SAVING YOU TIME AND MONEY.
SAVING YOU TIME AND MONEY.
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FAQ'S FOR HOME BUYERS
Buying a home is a process. From pre-approvals, market research, showings, to negotiations, the journey of buying a home can easily prove to be an upward battle.
We hope to help make that process easier and more efficient for you. Our goal is to help you save time and money, so that you can focus on the higher priority items in your life.
What is the first step for buying a home?
The most important thing to do before you actually go shopping for a home is getting pre-approved.
It's incredibly important to understand how much you can actually afford in order to create a better game plan.
Working with a trusted lender will help create an easier process for you in the long run, as many sellers may require buyers to be pre-approved before seeing the home.
The best place to find a lender is getting recommendations from a trusted real estate professional.
Should I sell my home before buying a new one?
Homeowners may have different reasons for selling their home. Maybe they are ready for something new or want to downsize. Other homeowners may just want to expand their portfolio or acquire an investment property.
If you want to put up a high downpayment and secure good interest rates on your next mortgage, selling is encouraged.
If you can afford the downpayment for your new home and want to wait until the market changes, you don’t have to sell your home.
Talk to a real estate agent about your options (or a financial advisor about turning your current home into an investment property.)
How much should I save for a down payment?
Aim for a down payment that’s 20% or more of the total home price.
This minimum is partially based on guidelines set by government-sponsored companies like Fannie Mae and Freddie Mac. Anything less than 20% is considered riskier for a lender.
To lessen that risk, lenders make the mortgage more expensive for you by adding things like private mortgage insurance (PMI).
If you haven’t saved 20% after two years of intense saving, it’s okay to lower your goal to 15% or 10%, especially if you’re a first-time home buyer.
But never buy a house with a down payment that’s lower than 10%—otherwise, you’ll be charged so much extra in interest and fees. It’s not worth it! You need that extra money to tackle home maintenance and your other financial goals.
What is an earnest money deposit?
Earnest money is put down before closing on a house to show you’re serious about purchasing. It’s also known as a good faith deposit.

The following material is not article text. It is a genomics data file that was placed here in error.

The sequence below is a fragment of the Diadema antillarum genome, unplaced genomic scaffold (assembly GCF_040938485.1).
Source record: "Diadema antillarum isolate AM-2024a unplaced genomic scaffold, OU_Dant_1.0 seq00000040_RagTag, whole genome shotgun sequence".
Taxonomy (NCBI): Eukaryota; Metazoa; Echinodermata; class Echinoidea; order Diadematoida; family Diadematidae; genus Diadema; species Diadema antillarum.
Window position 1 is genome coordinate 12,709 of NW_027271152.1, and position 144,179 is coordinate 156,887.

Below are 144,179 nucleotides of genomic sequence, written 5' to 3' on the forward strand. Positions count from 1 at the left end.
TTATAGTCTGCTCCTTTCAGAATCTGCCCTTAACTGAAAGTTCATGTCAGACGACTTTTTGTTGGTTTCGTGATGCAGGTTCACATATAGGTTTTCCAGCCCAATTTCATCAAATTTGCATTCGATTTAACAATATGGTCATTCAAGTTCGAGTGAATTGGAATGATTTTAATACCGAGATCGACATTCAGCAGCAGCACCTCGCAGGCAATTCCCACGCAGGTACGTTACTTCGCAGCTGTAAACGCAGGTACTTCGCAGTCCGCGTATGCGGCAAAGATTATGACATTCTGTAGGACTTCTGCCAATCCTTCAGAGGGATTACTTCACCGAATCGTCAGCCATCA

When a buyer and seller enter into a purchase agreement, the seller takes the home off the market while the transaction moves through the entire process to closing. If the deal falls through, the seller has to relist the home and start all over again, which could result in a big financial hit.
Earnest money protects the seller if the buyer backs out. It's typically around 1% – 3% of the sale price and is held in an escrow account until the deal is complete. The exact amount depends on what’s customary in your market. If all goes smoothly, the earnest money is applied to the buyer’s down payment or closing costs.
THE JOURNEY OF BUYING YOUR HOME
BUYER'S ROAD MAP
MEET WITH A REAL ESTATE PROFESSIONAL
Discuss the type of home you're looking for, including style, price, and location.
As the home buyer, your agent's commission is paid by the seller of the home in almost all circumstances. This means your representation costs you nothing.
You will need pay stubs, W2's, and bank statements. Knowing what you can afford is critical to a successful home shopping experience.
SEARCH FOR HOMES
The fun part! Your agent will schedule showings and help you find the perfect home for you.
Not all real estate websites are the same. Your real estate professional has tools and systems to ensure you see every available home that meets your criteria.
MAKE AN OFFER
Your agent will prepare the offer based on the price and terms you choose.
NEGOTIATIONS & CONTRACT
It may take a few tries to get it just right, but hang in there. You're. on your way.
In most cases the contract provides you with a timeline to obtain financing, as well as time to inspect the physical condition of the home. Your real estate professional will inform you of all of your rights and responsibilities related to the contract.
You and the seller have agreed to the price and terms. The home is effectively held for you until closing.
Perform due diligence, order the appraisal, conduct an inspection, and review terms with the lender.
You will be finalizing your loan, reviewing documents and discussing the findings from the inspection. Your agent will be managing this entire process for you.
This is the transfer of funds and ownership.
A title company or an attorney typically acts as an independent third party to facilitate the closing.